Making The Most Of Training At Competitions

Going away to competitions can be a daunting experience.  Its new, there are different people about, it could even be in a different country.  Having a productive Official or Pre-Event Training could make the difference between a successful shoot and complete failure!.

These training sessions should be about checking everything is fine, rather than working on problems.

Here’s our advice on making the most of these training sessions.

The first session should be used to gauge the range and ensure your equipment is working well.

THE RANGE

Take a walk along the range and have a look at it.  Consider the following points

  • Is the firing point flat? Does it lean in any direction?
  • Does it bounce when walked on?
  • What height are the targets at compared to your home range? (do you need to move your butt plate?)
  • What tables / chairs are available?
  • Where are the results boards (so you know where to ignore them during competition)?
  • Which direction is the wind prominent?
  • What path will the sun take?
  • Will the sun shine in your face at any point?
  • Is mirage likely?
  • What are the flags like? Light/heavy responsive/”dumbed down”

Write all these things down in your diary (for future reference or to remind yourself on the day of competition)

SHOOTING TRAINING

Firstly – WARM UP!

Set up your rifle checking all bolts are to the required tightness (and I mean every bolt, it is preferred to loosen the bolt then re-tighten.  Travel can do strange things to rifles)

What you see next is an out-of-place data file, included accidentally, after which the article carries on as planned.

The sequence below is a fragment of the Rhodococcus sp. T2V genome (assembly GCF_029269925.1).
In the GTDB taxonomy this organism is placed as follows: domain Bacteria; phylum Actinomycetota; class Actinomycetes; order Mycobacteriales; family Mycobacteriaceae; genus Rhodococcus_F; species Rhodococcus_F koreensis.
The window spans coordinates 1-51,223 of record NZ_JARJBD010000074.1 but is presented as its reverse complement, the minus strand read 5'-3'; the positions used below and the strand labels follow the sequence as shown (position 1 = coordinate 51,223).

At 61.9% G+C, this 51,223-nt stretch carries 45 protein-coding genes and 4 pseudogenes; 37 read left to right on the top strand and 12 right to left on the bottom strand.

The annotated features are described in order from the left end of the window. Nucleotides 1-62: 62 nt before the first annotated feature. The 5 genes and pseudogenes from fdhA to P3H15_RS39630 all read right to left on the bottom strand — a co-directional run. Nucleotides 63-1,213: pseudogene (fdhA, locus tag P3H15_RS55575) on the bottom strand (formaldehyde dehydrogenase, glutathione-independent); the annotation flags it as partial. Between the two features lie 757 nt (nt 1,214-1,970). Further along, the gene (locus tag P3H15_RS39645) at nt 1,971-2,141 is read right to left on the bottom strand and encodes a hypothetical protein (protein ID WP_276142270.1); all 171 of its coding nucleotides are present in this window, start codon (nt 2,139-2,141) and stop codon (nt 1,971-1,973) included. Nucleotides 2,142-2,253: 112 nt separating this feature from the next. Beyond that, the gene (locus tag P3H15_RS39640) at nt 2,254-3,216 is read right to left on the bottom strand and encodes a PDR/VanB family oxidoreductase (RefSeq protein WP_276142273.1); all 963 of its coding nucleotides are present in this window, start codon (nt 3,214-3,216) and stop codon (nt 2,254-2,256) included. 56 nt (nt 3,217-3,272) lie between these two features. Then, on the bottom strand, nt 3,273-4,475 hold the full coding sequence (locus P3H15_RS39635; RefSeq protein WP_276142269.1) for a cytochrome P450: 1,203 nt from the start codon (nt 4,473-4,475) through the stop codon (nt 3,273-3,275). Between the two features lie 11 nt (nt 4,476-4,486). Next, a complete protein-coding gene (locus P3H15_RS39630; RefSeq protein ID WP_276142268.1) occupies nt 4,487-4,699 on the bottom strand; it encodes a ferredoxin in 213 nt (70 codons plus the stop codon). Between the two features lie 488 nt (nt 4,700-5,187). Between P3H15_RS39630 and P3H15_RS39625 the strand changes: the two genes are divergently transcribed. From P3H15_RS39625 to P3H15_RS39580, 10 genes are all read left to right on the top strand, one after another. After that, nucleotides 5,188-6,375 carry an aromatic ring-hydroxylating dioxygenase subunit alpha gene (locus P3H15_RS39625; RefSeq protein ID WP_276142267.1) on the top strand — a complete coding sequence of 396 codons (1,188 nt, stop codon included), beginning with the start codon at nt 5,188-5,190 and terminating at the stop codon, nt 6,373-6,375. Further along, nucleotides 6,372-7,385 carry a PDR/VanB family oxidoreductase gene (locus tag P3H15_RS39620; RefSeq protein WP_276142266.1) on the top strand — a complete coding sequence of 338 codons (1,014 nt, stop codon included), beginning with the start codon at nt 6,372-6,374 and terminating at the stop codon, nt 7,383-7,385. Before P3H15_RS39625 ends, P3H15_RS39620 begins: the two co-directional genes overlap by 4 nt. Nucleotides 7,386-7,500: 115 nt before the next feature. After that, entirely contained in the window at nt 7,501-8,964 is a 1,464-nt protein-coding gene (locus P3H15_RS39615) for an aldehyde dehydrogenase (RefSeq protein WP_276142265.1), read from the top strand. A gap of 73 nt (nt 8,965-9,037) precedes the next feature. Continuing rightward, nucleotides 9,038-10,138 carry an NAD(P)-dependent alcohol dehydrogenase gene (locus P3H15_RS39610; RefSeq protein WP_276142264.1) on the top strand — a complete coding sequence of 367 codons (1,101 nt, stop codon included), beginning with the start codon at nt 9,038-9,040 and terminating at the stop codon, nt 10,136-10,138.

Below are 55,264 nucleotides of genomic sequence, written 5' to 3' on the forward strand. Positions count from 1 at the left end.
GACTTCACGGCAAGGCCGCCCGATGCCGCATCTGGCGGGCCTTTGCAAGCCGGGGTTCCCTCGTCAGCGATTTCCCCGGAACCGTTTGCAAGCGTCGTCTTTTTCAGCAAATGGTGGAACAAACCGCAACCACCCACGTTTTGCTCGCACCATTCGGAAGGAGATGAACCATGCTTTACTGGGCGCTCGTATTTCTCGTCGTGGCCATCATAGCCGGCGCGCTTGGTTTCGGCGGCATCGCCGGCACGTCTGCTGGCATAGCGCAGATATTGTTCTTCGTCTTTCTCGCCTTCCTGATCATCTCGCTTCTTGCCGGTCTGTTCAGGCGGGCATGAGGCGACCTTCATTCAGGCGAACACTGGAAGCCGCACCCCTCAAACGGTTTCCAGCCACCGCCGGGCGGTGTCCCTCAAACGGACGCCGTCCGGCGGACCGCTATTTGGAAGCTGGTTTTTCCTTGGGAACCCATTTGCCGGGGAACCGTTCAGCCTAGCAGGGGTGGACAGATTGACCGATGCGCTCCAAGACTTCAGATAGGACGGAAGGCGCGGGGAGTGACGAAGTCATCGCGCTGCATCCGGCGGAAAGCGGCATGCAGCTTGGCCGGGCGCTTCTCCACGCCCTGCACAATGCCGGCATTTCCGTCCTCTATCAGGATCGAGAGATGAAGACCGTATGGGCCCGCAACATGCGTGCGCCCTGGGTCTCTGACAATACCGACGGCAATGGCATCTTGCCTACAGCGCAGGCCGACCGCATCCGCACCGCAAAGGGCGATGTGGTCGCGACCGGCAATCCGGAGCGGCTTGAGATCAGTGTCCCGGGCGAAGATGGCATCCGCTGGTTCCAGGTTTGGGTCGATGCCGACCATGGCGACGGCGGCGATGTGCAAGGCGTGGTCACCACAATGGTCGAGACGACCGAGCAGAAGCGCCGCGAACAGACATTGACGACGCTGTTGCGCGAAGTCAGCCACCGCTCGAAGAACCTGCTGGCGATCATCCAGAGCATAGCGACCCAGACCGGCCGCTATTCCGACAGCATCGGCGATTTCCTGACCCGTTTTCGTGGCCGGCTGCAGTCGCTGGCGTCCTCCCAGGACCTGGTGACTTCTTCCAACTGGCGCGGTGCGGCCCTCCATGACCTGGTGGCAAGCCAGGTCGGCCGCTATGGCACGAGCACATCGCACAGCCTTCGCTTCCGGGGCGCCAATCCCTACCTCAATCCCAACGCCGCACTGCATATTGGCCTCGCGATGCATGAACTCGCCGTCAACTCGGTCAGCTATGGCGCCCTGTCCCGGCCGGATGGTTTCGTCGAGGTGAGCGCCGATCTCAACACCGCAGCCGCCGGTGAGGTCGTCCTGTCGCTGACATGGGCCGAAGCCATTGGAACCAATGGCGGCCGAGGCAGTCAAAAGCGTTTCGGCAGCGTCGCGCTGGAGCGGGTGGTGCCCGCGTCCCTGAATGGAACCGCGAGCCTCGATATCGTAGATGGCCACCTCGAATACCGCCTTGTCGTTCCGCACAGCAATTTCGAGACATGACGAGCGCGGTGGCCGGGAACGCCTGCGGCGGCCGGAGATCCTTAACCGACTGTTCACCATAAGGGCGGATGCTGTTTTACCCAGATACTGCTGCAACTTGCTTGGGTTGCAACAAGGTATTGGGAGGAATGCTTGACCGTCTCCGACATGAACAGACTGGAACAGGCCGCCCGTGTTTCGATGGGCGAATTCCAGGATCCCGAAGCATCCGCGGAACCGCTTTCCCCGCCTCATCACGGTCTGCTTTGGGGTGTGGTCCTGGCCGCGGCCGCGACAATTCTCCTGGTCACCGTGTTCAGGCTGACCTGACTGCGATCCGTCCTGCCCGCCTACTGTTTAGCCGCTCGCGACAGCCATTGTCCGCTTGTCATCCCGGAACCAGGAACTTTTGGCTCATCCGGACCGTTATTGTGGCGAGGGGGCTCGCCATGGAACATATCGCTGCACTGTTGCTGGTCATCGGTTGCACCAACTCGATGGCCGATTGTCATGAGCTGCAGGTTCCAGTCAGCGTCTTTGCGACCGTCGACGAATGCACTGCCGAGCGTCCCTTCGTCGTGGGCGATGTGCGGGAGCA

Check clothing (sling/straps, buttons)

For your training session, the following session is a simple example and could be modified to your individual needs, however keep it simple.

For this session you will concentrate on technical elements.  Observe where the target alignment is in relation to the firing point

Get into position and get comfortable, then check target heights, where are you pointing?  Double check and move as needed.

Break position and double check.  Then move onto some shooting.  Dry fire until you feel that everything feels ok.  Take a break, removing jacket and repeat the dry firing exercise.

You are looking to only check that the rifle is performing and has travelled well so there should be no strange sounds, (metallic) or movements.

Once that looks good move onto live shooting but again concentrate only on how the rifle feels and again there are no strange sounds or movements.  Do this for 10 shots, then fire another ten shots but concentrate on “good shots” only!

Take note of your settings or any movements you have made in your diary!!!

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